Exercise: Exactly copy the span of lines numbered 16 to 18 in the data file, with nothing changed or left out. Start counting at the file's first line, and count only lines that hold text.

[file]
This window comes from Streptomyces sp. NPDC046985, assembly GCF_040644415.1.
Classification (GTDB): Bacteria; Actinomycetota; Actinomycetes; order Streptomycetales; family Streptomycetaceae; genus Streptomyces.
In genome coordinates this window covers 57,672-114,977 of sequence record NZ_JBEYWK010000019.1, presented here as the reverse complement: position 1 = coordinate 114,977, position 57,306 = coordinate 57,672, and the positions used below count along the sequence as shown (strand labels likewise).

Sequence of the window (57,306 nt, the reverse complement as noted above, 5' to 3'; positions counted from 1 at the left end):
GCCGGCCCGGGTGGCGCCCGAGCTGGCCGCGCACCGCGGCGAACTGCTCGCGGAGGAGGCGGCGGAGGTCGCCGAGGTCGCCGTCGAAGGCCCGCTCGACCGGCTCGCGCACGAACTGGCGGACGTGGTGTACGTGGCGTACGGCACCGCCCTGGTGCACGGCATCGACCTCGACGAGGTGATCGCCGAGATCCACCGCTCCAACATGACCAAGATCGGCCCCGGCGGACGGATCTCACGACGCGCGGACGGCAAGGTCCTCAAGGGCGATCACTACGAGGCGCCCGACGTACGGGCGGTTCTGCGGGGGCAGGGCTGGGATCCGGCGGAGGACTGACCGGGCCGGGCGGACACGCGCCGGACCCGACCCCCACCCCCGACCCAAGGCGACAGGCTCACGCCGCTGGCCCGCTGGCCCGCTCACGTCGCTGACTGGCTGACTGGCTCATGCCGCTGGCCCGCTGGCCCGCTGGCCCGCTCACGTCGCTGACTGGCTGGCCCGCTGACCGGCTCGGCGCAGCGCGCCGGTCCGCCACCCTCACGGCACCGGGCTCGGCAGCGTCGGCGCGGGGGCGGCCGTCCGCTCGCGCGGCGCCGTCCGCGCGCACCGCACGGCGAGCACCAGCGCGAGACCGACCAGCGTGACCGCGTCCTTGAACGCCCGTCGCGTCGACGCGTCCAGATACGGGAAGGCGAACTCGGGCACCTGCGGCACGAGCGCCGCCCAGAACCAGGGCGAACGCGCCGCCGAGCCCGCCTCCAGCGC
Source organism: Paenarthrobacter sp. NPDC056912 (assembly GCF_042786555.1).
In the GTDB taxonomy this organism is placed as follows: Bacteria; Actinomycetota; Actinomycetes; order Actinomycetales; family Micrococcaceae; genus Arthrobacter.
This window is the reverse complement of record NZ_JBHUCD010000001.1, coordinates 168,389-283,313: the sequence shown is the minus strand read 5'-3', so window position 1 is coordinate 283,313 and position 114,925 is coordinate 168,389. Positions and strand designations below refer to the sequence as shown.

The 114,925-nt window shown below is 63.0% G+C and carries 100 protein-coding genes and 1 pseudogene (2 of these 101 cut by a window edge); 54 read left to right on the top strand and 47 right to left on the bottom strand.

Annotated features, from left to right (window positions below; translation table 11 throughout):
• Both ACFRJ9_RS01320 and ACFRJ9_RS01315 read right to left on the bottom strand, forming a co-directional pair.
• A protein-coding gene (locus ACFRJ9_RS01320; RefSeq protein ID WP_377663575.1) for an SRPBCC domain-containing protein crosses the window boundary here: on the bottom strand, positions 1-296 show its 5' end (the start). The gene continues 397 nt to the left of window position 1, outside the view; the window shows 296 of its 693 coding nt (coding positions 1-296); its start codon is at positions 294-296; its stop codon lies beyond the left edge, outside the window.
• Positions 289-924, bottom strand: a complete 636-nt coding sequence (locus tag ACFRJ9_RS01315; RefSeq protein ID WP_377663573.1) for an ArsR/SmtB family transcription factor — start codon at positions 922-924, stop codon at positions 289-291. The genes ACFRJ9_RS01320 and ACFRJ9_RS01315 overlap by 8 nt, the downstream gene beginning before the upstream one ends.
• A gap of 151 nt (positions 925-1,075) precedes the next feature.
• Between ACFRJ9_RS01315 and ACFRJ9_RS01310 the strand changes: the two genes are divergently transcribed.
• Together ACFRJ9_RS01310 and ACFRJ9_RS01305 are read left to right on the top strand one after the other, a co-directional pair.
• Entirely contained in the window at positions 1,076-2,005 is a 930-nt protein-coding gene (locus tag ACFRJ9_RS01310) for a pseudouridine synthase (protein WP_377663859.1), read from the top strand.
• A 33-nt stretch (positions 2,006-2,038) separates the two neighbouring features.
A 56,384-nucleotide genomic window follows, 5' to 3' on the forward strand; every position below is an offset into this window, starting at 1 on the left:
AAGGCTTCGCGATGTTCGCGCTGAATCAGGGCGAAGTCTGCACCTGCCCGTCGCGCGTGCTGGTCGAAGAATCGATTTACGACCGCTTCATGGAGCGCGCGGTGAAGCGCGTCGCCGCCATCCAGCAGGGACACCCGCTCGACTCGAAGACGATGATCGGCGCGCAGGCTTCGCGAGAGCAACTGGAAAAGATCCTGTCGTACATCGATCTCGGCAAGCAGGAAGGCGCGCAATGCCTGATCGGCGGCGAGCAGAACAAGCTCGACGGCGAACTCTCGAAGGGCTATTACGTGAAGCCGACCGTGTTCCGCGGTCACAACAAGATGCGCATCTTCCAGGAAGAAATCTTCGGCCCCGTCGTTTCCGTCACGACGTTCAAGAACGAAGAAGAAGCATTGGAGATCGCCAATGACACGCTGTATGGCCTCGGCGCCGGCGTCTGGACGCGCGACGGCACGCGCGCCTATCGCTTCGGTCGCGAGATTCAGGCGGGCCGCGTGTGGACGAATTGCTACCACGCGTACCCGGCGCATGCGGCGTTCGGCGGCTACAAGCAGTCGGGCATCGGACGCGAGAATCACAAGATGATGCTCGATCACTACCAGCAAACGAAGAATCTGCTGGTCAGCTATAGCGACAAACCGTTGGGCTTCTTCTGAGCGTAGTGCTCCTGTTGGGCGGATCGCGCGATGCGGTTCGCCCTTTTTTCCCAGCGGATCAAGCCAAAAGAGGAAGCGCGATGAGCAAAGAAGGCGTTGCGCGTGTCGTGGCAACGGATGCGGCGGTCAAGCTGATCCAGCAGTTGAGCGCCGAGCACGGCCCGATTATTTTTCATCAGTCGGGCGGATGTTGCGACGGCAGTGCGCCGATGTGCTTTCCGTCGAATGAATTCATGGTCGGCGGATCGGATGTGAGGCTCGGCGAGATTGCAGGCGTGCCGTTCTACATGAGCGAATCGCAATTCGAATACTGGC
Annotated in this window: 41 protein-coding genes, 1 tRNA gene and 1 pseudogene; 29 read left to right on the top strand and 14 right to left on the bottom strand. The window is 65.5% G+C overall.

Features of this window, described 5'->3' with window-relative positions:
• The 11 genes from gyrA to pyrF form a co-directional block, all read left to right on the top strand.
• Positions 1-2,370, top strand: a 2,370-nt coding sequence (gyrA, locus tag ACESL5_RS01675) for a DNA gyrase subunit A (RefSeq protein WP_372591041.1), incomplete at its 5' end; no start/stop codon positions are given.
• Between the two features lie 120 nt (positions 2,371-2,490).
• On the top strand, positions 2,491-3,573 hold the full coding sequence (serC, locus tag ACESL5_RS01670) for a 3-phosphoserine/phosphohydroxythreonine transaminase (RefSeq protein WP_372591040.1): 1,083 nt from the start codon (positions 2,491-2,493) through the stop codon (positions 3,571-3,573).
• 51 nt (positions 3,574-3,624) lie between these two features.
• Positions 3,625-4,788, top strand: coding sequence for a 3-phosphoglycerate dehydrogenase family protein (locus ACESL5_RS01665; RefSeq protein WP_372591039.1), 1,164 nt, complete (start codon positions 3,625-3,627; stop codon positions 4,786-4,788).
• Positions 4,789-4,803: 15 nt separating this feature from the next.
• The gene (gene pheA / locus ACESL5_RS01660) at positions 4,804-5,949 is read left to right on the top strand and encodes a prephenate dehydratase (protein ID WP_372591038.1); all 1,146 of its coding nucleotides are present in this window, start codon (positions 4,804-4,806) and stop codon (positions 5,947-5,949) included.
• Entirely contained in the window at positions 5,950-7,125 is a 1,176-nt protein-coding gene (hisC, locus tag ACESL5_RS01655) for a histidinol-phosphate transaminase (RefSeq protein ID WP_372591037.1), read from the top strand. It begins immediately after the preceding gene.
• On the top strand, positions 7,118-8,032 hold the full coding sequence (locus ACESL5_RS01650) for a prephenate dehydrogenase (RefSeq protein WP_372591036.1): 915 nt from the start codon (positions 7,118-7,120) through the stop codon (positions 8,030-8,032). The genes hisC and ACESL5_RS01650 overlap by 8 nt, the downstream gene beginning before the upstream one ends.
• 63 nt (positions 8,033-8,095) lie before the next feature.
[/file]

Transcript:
• Together ACFRJ9_RS01310 and ACFRJ9_RS01305 are read left to right on the top strand one after the other, a co-directional pair.
• Entirely contained in the window at positions 1,076-2,005 is a 930-nt protein-coding gene (locus tag ACFRJ9_RS01310) for a pseudouridine synthase (protein WP_377663859.1), read from the top strand.
• A 33-nt stretch (positions 2,006-2,038) separates the two neighbouring features.